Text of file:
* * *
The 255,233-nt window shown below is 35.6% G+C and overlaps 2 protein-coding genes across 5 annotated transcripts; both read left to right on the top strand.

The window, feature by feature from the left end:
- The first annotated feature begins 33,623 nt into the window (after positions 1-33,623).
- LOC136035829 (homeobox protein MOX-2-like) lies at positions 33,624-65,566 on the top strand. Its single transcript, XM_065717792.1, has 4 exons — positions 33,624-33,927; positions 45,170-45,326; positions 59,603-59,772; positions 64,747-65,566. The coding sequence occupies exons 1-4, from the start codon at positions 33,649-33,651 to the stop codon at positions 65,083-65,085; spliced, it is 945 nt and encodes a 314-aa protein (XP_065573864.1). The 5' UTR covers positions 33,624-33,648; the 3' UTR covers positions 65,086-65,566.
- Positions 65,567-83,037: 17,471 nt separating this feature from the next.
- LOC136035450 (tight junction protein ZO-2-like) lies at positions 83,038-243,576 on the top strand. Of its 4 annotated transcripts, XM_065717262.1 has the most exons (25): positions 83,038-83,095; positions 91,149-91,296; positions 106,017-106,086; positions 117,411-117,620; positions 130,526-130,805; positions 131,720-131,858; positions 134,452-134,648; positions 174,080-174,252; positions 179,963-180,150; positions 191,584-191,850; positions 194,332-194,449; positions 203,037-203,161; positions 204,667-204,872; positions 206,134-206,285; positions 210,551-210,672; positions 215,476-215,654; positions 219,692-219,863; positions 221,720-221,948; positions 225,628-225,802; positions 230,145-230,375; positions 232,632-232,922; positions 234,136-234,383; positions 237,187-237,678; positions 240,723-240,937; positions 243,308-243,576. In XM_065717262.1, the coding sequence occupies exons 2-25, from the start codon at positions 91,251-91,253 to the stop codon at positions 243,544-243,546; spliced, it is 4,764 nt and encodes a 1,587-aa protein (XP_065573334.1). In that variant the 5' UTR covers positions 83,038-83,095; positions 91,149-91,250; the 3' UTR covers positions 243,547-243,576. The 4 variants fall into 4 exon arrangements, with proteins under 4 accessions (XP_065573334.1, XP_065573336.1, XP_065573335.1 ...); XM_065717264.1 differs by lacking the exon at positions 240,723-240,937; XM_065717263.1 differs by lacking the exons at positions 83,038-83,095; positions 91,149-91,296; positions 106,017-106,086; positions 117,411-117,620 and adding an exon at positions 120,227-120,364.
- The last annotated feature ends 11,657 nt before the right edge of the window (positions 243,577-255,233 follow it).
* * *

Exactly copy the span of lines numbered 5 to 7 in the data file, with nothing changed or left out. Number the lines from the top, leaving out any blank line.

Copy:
- Positions 65,567-83,037: 17,471 nt separating this feature from the next.
- LOC136035450 (tight junction protein ZO-2-like) lies at positions 83,038-243,576 on the top strand. Of its 4 annotated transcripts, XM_065717262.1 has the most exons (25): positions 83,038-83,095; positions 91,149-91,296; positions 106,017-106,086; positions 117,411-117,620; positions 130,526-130,805; positions 131,720-131,858; positions 134,452-134,648; positions 174,080-174,252; positions 179,963-180,150; positions 191,584-191,850; positions 194,332-194,449; positions 203,037-203,161; positions 204,667-204,872; positions 206,134-206,285; positions 210,551-210,672; positions 215,476-215,654; positions 219,692-219,863; positions 221,720-221,948; positions 225,628-225,802; positions 230,145-230,375; positions 232,632-232,922; positions 234,136-234,383; positions 237,187-237,678; positions 240,723-240,937; positions 243,308-243,576. In XM_065717262.1, the coding sequence occupies exons 2-25, from the start codon at positions 91,251-91,253 to the stop codon at positions 243,544-243,546; spliced, it is 4,764 nt and encodes a 1,587-aa protein (XP_065573334.1). In that variant the 5' UTR covers positions 83,038-83,095; positions 91,149-91,250; the 3' UTR covers positions 243,547-243,576. The 4 variants fall into 4 exon arrangements, with proteins under 4 accessions (XP_065573334.1, XP_065573336.1, XP_065573335.1 ...); XM_065717264.1 differs by lacking the exon at positions 240,723-240,937; XM_065717263.1 differs by lacking the exons at positions 83,038-83,095; positions 91,149-91,296; positions 106,017-106,086; positions 117,411-117,620 and adding an exon at positions 120,227-120,364.
- The last annotated feature ends 11,657 nt before the right edge of the window (positions 243,577-255,233 follow it).